Edited by billybong

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3 hours ago, hotairmail said:

Goes on to say a record 26 tall buildings (> 20 stories) were completed in 2016. 24 of them were residential.

Most of them virtually empty as investors from China and other places buy the properties but never live there (and also often never rent them out).

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9 minutes ago, billybong said:

Then there's the effect on transport and infrastructure with a sudden increase of thousands of new people suddenly starting to live in the one locality.  That never gets serious mention or debate in the media - all they're interested in is the images/photos of the shiny new high rises.

Yes. This (and the ludicrous immigration level) is why the tube is massively overcrowded now. Always. 

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5 minutes ago, Errol said:

Yes. This (and the ludicrous immigration level) is why the tube is massively overcrowded now. Always. 

I still remember the days when the door open buttons on tube trains did something because it was possible no-one would need to get on or off through one of them.

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4 hours ago, Si1 said:

In that case govt should be developer of last resort, i think rk said this and it's spot on.

 

Agree. First they have to let developers fail so that cheap land hits the market. Govt buys it and contracts builders to do the construction. 

However, will they let developers fail? Instincts will favour a bailout and developers will play the angle that the construction and funding of affordable homes is dependent on their success. 

Something like the insurance package the govt gave the banks in 2008 might be applicable here - ie. saying to developers "We'll backstop your development at x price, but you have to release the land to someone else or carry on building, and we'll pocket a share of any profits". 

 

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1 hour ago, fru-gal said:

This ^. Why do people buy homes in London. The bulk are;

  • Foreign investors buy to make money from capital gains and many have lost quite a bit with the fall of the pound (anyone who bought before Brexit). There have also been quite a few changes to taxes that affect foreign buyers such as Inheritance tax, stamp duty, ATED, CGT in the last few years which makes buying (London) property less attractive.
  • BTLers are the other bulk buyers. They have been put off by falling prices since Brexit, S24, SDLT for second homes and general hostility towards them from the Government. Add to that the real possibility of reduced numbers of people coming from the EU to pay their mortgages and pensions rent.
  • The ones who are left are rich Londoners who will pay whatever because HPI innit.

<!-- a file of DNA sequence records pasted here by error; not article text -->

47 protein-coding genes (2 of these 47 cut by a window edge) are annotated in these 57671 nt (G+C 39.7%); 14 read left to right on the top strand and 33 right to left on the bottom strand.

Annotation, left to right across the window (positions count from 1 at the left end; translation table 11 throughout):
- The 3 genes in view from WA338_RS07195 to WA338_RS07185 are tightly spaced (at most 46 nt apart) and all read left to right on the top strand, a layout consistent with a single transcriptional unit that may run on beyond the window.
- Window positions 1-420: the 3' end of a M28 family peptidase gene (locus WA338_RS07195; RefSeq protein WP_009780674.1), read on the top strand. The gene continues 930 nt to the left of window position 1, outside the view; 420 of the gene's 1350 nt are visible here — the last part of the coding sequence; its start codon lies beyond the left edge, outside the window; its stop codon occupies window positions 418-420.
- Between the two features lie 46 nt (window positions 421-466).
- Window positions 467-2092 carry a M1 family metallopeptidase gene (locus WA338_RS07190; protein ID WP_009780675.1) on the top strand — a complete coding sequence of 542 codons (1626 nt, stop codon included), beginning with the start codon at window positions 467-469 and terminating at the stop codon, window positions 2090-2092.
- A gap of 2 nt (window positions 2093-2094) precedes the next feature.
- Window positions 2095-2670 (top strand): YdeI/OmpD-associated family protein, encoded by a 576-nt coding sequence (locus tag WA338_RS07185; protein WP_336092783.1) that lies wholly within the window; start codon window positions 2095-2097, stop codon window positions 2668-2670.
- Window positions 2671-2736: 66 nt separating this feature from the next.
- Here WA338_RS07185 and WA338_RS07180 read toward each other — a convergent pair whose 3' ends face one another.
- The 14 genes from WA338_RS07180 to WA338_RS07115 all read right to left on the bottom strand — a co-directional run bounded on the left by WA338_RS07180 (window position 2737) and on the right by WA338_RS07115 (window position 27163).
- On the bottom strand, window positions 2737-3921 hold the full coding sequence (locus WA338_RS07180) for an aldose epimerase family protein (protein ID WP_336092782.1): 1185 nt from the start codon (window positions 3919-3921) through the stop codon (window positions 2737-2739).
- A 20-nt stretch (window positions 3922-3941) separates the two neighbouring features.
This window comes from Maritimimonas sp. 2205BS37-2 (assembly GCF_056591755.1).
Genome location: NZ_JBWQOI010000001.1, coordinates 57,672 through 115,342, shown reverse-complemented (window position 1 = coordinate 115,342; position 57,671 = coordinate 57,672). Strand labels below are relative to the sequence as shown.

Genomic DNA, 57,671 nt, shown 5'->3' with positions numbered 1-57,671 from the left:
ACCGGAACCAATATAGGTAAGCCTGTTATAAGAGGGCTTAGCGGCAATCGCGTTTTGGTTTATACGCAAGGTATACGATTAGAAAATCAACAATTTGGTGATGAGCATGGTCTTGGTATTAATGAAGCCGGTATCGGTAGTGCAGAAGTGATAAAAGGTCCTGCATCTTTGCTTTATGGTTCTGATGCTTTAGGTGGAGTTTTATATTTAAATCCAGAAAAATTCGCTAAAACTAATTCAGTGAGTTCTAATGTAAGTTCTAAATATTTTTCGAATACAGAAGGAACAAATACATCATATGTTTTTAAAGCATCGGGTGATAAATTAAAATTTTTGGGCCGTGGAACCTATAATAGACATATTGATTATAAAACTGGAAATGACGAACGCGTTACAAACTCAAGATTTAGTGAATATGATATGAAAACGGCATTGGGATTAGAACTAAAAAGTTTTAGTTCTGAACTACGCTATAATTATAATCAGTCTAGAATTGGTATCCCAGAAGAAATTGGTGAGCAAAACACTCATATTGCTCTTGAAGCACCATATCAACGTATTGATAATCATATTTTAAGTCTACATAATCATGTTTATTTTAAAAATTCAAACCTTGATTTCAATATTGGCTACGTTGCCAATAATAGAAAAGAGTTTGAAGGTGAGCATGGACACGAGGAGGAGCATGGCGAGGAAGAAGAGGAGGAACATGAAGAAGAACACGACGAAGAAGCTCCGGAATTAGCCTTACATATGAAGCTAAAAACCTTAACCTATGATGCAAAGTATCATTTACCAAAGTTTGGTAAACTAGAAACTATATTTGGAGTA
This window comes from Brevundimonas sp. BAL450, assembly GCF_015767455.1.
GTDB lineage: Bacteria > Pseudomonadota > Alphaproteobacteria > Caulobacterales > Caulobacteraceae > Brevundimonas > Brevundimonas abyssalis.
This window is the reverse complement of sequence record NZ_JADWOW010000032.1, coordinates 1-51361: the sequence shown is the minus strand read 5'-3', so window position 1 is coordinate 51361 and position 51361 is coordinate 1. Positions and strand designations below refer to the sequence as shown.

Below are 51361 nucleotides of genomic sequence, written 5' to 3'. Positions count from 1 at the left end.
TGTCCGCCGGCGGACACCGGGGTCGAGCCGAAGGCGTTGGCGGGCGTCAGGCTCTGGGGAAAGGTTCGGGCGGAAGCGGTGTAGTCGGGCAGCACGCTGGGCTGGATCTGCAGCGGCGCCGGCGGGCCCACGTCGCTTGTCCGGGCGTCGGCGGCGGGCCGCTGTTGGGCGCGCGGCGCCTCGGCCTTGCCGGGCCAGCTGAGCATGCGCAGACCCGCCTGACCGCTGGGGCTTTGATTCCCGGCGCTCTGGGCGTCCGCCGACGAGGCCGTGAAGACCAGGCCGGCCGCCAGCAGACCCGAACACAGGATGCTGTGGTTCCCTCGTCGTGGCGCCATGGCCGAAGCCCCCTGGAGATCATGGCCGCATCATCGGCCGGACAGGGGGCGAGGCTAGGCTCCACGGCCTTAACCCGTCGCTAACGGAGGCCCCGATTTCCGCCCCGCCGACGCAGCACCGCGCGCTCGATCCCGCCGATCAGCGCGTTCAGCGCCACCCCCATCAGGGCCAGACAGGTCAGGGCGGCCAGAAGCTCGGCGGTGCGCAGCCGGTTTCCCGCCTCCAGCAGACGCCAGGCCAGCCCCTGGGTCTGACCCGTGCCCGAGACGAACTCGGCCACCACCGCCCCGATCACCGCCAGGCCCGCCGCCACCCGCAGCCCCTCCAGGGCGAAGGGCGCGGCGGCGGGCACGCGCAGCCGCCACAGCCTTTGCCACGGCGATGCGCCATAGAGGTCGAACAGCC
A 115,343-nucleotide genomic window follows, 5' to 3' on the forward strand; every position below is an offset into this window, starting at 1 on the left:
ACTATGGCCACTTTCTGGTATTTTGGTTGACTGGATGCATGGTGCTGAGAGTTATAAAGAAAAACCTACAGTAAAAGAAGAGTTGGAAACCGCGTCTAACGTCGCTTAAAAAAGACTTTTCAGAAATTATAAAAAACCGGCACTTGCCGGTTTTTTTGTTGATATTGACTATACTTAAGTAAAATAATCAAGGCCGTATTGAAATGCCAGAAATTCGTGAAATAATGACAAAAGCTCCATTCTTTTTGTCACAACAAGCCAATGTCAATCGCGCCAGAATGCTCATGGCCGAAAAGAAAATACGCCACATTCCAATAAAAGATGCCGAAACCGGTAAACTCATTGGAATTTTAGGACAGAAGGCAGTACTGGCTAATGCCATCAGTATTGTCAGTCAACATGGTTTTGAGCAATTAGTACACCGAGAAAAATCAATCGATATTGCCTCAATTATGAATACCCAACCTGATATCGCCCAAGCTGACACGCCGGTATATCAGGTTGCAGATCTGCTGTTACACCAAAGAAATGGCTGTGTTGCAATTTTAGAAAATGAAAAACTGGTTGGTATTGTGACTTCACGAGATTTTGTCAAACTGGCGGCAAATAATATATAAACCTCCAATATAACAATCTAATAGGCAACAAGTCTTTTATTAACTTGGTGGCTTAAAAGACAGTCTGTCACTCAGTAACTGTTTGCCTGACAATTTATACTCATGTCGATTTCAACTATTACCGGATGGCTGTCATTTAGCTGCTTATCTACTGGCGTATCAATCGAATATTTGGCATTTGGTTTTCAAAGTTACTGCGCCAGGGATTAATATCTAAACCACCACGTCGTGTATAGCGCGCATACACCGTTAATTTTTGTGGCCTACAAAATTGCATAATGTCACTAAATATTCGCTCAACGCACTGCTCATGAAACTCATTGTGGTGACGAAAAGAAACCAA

• Plus the stock market has gone up a lot in the past few years, so many some of these savvy buyers see that as the new get rich quick investment?

 

There is also the upper income quartile professionals leveraging themselves to the hilt.

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36 minutes ago, Patient London FTB said:

Agree. First they have to let developers fail so that cheap land hits the market. Govt buys it and contracts builders to do the construction. 

However, will they let developers fail? Instincts will favour a bailout and developers will play the angle that the construction and funding of affordable homes is dependent on their success. 

Something like the insurance package the govt gave the banks in 2008 might be applicable here - ie. saying to developers "We'll backstop your development at x price, but you have to release the land to someone else or carry on building, and we'll pocket a share of any profits". 

 

Regarding the last paragraph they've already bailed out the builders enough via the HtB etc packages and so on - and this is the end result - effectively a go slow for reasons of greed at a time when the government needs to meet a declared new home building target by the 2020 general election.

If the builders won't cooperate then replace them on the sites which at the very least have all the approvals (planning and design etc) - and if necessary with builders from outside.   Compulsory purchase or just plain confiscate if necessary - there are plenty of capable overseas builders and even from other parts of the UK itself.  Waste no more time or money on the current builders.  If it isn't already it's starting to become a matter of national security

Edited by billybong

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37 minutes ago, goldbug9999 said:

There is also the upper income quartile professionals leveraging themselves to the hilt.

Another negative for London property is that many financiers will be removed from London after Brexit when their companies relocate. Not so many idiots overpaid bankers to buy overpriced London flats in Battersea and elsewhere.

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26 minutes ago, billybong said:

Regarding the last paragraph they've already bailed out the builders enough via the HtB etc packages and so on - and this is the end result - effectively a go slow for reasons of greed at a time when the government needs to meet a declared new home building target by the 2020 general election.

If the builders won't cooperate then replace them on the sites which at the very least have all the approvals (planning and design etc) - and if necessary with builders from outside.   Compulsory purchase or just plain confiscate if necessary - there are plenty of capable overseas builders and even from other parts of the UK itself.  Waste no more time or money on the current builders.  If it isn't already it's starting to become a matter of national security

Developers can rightly argue that they have to answer to their shareholders and they're within their rights to go slow. And contracts can't be torn up. 

If you want to feel more angry, consider that the Help to Buy cash relieves the financial pressure on developers to sell their poorly-performing London units. 

For-profit development is inherently incapable of fixing the housing shortage on its own and it was truly madness to start subsidising it with Help to Buy. The government and electorate are hopefully on a journey to understanding that.